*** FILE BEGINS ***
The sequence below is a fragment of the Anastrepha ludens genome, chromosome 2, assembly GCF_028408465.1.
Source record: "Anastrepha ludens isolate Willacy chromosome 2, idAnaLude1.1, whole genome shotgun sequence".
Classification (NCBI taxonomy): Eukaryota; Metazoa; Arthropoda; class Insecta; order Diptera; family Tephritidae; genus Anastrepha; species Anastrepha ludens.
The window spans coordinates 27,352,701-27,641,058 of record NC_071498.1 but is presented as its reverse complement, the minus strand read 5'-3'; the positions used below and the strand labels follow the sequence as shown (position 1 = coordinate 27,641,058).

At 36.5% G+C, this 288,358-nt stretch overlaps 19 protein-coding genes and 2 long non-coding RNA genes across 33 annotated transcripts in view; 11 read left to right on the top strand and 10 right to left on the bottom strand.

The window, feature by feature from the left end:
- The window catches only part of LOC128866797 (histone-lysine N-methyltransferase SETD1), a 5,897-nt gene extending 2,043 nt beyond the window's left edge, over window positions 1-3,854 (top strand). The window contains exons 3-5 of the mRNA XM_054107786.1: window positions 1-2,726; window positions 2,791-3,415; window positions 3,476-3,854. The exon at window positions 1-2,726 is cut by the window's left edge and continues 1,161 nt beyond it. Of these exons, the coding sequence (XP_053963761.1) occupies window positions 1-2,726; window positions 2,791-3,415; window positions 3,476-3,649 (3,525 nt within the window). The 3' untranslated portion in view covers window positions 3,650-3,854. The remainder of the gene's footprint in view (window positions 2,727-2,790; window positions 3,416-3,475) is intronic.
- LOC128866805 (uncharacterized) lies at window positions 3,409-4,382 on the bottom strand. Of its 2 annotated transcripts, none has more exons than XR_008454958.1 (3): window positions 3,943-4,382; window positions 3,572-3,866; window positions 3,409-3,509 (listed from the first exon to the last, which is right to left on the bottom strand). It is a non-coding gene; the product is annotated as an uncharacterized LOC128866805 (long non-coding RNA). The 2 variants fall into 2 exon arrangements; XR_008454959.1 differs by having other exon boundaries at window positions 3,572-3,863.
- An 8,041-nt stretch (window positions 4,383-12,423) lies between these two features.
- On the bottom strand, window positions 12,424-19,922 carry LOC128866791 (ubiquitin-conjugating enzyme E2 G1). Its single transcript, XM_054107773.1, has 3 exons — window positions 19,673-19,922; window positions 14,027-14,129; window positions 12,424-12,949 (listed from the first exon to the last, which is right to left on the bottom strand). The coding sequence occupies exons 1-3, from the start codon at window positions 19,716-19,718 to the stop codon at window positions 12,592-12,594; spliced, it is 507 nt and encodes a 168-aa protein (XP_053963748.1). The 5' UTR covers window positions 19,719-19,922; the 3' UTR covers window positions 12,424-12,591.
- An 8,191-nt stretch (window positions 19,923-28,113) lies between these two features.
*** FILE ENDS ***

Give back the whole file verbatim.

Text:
The sequence below is a fragment of the Anastrepha ludens genome, chromosome 2, assembly GCF_028408465.1.
Source record: "Anastrepha ludens isolate Willacy chromosome 2, idAnaLude1.1, whole genome shotgun sequence".
Classification (NCBI taxonomy): Eukaryota; Metazoa; Arthropoda; class Insecta; order Diptera; family Tephritidae; genus Anastrepha; species Anastrepha ludens.
The window spans coordinates 27,352,701-27,641,058 of record NC_071498.1 but is presented as its reverse complement, the minus strand read 5'-3'; the positions used below and the strand labels follow the sequence as shown (position 1 = coordinate 27,641,058).

At 36.5% G+C, this 288,358-nt stretch overlaps 19 protein-coding genes and 2 long non-coding RNA genes across 33 annotated transcripts in view; 11 read left to right on the top strand and 10 right to left on the bottom strand.

The window, feature by feature from the left end:
- The window catches only part of LOC128866797 (histone-lysine N-methyltransferase SETD1), a 5,897-nt gene extending 2,043 nt beyond the window's left edge, over window positions 1-3,854 (top strand). The window contains exons 3-5 of the mRNA XM_054107786.1: window positions 1-2,726; window positions 2,791-3,415; window positions 3,476-3,854. The exon at window positions 1-2,726 is cut by the window's left edge and continues 1,161 nt beyond it. Of these exons, the coding sequence (XP_053963761.1) occupies window positions 1-2,726; window positions 2,791-3,415; window positions 3,476-3,649 (3,525 nt within the window). The 3' untranslated portion in view covers window positions 3,650-3,854. The remainder of the gene's footprint in view (window positions 2,727-2,790; window positions 3,416-3,475) is intronic.
- LOC128866805 (uncharacterized) lies at window positions 3,409-4,382 on the bottom strand. Of its 2 annotated transcripts, none has more exons than XR_008454958.1 (3): window positions 3,943-4,382; window positions 3,572-3,866; window positions 3,409-3,509 (listed from the first exon to the last, which is right to left on the bottom strand). It is a non-coding gene; the product is annotated as an uncharacterized LOC128866805 (long non-coding RNA). The 2 variants fall into 2 exon arrangements; XR_008454959.1 differs by having other exon boundaries at window positions 3,572-3,863.
- An 8,041-nt stretch (window positions 4,383-12,423) lies between these two features.
- On the bottom strand, window positions 12,424-19,922 carry LOC128866791 (ubiquitin-conjugating enzyme E2 G1). Its single transcript, XM_054107773.1, has 3 exons — window positions 19,673-19,922; window positions 14,027-14,129; window positions 12,424-12,949 (listed from the first exon to the last, which is right to left on the bottom strand). The coding sequence occupies exons 1-3, from the start codon at window positions 19,716-19,718 to the stop codon at window positions 12,592-12,594; spliced, it is 507 nt and encodes a 168-aa protein (XP_053963748.1). The 5' UTR covers window positions 19,719-19,922; the 3' UTR covers window positions 12,424-12,591.
- An 8,191-nt stretch (window positions 19,923-28,113) lies between these two features.